What's On Your Credit Card Billing StatementNovember 27, 2010 - 8:55 am
Each month, your credit card company sends you a little document that includes some important information about your credit card – your credit card billing statement. Ignore your billing statement and you face a ton of consequences. Here’s some of the critical information you should expect to see on your credit report each month.
Minimum Payment Amount
The minimum payment is the least amount you can pay on your credit card balance and avoid late payment penalties. If you send less than the minimum payment, your credit card issuer will charge you late payment penalties, even if your payment was received before the due date.
This is the date that your payment must be processed to be considered on time. Payments received after the due date are considered late, unless the due date falls on a weekend or holiday and the credit card issuer doesn’t process payments on that date.
Late and Minimum Payment Warnings
Credit card issuers are required to include a warning about the penalty of missing your due date. This warning includes the amount of the late fee you’ll have to pay if you don’t make your payment by the due date.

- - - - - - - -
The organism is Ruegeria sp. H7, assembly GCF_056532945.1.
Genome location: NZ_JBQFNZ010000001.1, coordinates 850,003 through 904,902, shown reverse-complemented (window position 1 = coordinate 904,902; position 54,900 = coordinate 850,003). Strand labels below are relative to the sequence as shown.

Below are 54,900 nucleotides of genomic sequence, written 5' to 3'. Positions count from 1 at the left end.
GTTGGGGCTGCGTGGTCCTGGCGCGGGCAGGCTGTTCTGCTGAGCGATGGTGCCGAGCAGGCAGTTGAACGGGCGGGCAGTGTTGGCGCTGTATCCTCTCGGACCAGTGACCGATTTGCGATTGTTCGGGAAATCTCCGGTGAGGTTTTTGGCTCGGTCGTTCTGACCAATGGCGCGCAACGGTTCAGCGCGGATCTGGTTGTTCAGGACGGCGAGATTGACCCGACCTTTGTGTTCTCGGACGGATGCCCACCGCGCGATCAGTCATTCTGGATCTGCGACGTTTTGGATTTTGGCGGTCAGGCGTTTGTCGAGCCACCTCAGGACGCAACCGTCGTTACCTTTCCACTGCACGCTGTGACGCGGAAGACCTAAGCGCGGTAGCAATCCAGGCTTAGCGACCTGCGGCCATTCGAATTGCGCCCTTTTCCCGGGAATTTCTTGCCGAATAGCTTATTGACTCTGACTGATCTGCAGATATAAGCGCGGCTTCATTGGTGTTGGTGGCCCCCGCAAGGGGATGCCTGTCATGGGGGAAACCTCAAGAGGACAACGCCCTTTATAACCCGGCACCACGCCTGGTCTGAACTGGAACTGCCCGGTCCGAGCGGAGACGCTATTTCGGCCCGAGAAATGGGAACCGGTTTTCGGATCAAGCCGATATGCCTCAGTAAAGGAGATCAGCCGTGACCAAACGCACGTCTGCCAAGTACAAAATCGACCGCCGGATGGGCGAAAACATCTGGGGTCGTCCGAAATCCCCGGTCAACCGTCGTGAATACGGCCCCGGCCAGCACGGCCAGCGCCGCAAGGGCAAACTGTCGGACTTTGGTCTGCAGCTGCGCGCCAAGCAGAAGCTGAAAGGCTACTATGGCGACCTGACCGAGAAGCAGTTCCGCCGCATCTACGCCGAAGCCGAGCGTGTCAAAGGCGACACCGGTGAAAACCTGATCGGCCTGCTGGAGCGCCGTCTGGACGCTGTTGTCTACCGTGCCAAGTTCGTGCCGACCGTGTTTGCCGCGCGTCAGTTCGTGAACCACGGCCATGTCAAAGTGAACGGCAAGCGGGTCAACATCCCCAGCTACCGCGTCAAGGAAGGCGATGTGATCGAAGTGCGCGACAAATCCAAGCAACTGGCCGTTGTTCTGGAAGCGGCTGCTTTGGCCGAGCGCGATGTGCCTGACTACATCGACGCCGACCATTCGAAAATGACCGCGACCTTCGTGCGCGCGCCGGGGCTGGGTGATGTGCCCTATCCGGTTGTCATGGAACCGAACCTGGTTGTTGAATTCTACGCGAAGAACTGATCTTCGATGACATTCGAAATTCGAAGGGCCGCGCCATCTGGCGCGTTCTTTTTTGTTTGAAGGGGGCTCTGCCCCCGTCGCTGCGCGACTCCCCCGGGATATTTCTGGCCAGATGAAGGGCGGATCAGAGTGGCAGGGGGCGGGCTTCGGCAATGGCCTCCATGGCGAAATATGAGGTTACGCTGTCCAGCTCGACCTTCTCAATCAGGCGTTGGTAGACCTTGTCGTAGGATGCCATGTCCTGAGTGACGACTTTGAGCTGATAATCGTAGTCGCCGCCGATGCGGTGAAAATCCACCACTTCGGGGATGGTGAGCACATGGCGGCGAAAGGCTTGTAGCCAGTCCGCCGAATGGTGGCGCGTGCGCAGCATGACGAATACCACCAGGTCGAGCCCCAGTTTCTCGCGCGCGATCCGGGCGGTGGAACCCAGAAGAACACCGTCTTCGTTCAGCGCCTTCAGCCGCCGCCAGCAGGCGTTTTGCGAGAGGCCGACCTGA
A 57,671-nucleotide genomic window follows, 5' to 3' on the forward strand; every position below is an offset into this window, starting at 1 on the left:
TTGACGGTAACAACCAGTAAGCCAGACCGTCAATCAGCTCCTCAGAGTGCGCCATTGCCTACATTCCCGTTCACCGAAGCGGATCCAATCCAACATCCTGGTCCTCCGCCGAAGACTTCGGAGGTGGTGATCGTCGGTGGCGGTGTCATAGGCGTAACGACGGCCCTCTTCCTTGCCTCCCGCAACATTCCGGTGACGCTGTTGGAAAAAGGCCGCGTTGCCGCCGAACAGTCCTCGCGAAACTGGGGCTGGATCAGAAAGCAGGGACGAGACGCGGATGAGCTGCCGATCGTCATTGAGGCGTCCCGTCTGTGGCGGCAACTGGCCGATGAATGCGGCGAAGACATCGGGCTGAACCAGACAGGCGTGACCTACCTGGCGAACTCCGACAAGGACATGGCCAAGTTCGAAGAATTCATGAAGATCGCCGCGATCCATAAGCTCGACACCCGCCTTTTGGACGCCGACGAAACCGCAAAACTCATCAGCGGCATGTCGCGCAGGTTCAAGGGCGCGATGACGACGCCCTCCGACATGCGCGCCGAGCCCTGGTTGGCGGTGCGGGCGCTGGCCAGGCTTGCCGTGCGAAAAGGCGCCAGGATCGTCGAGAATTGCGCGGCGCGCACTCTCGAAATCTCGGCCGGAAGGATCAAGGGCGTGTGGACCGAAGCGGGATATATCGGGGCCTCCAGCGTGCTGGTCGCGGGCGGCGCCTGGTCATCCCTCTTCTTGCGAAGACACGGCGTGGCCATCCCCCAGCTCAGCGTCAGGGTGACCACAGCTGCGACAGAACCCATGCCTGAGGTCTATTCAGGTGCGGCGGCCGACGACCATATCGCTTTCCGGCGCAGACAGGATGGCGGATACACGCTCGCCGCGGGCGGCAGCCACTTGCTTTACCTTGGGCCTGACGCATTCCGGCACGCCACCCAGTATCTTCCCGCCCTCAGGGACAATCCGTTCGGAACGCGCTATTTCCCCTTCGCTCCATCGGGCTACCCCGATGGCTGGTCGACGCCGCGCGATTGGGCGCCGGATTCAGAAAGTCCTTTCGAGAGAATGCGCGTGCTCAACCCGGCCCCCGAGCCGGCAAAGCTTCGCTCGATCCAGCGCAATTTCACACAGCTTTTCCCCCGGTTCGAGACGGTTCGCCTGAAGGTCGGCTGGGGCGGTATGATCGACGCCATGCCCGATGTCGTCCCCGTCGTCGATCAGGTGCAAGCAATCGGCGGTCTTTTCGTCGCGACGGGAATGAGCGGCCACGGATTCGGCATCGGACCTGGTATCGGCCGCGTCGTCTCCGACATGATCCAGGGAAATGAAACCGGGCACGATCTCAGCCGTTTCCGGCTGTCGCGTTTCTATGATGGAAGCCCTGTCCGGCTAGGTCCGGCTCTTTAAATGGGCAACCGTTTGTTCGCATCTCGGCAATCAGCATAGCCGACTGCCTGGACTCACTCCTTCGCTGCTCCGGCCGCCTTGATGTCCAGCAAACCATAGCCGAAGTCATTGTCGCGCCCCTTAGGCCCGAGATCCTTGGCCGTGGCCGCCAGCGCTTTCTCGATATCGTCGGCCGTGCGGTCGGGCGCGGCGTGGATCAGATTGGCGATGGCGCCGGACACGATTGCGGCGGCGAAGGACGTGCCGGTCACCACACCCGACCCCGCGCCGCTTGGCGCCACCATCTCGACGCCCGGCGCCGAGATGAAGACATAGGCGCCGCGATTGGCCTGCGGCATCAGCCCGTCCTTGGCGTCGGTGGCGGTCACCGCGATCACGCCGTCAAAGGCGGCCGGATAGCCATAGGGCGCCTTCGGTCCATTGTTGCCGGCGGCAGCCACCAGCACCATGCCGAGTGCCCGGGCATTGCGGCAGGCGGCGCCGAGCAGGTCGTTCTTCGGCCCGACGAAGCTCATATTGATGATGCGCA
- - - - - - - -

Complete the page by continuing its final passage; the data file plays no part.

The minimum payment warning explains how long it will take you to pay off your balance making only the minimum payment and the total amount – principle and interest – you’ll end up paying if you pay only the minimum.
This is your credit card balance as of the date the billing cycle closed. Your true balance could be higher or lower if any purchases or payments were processed after the billing cycle closed. You can typically get a current balance by calling customer service or checking your account online.
A list of all the transactions made since the previous billing statement will be listed. It’s a good idea to review these transactions to make sure you weren’t charged for a purchase you didn’t make. You can also check your transaction amount against your receipts to make sure stores and other businesses didn’t charge you more than they were supposed to.
If you notice anything wrong with the charges listed on your billing statement, contact your credit card issuer immediately. You have 60 days to solve these.
Your current credit card interest rate will appear on your billing statement. The interest rate, or APR, is multiplied by your balance to calculate your monthly finance charges. Your credit card may have several interest rates for purchases, balance transfers, and cash advances. These will be listed along with your current balance for each type of charge.
The Back of Your Billing Statement
If you’ve never looked at the back of your credit card billing statement, you’ve missed a lot of information about how to handle issues with your credit card charges. Check the back of your billing statement for details about how to dispute billing errors, to find out how your finance charge is calculated, to figure out your grace period, how to change your billing address, and how to contact your credit card issuer.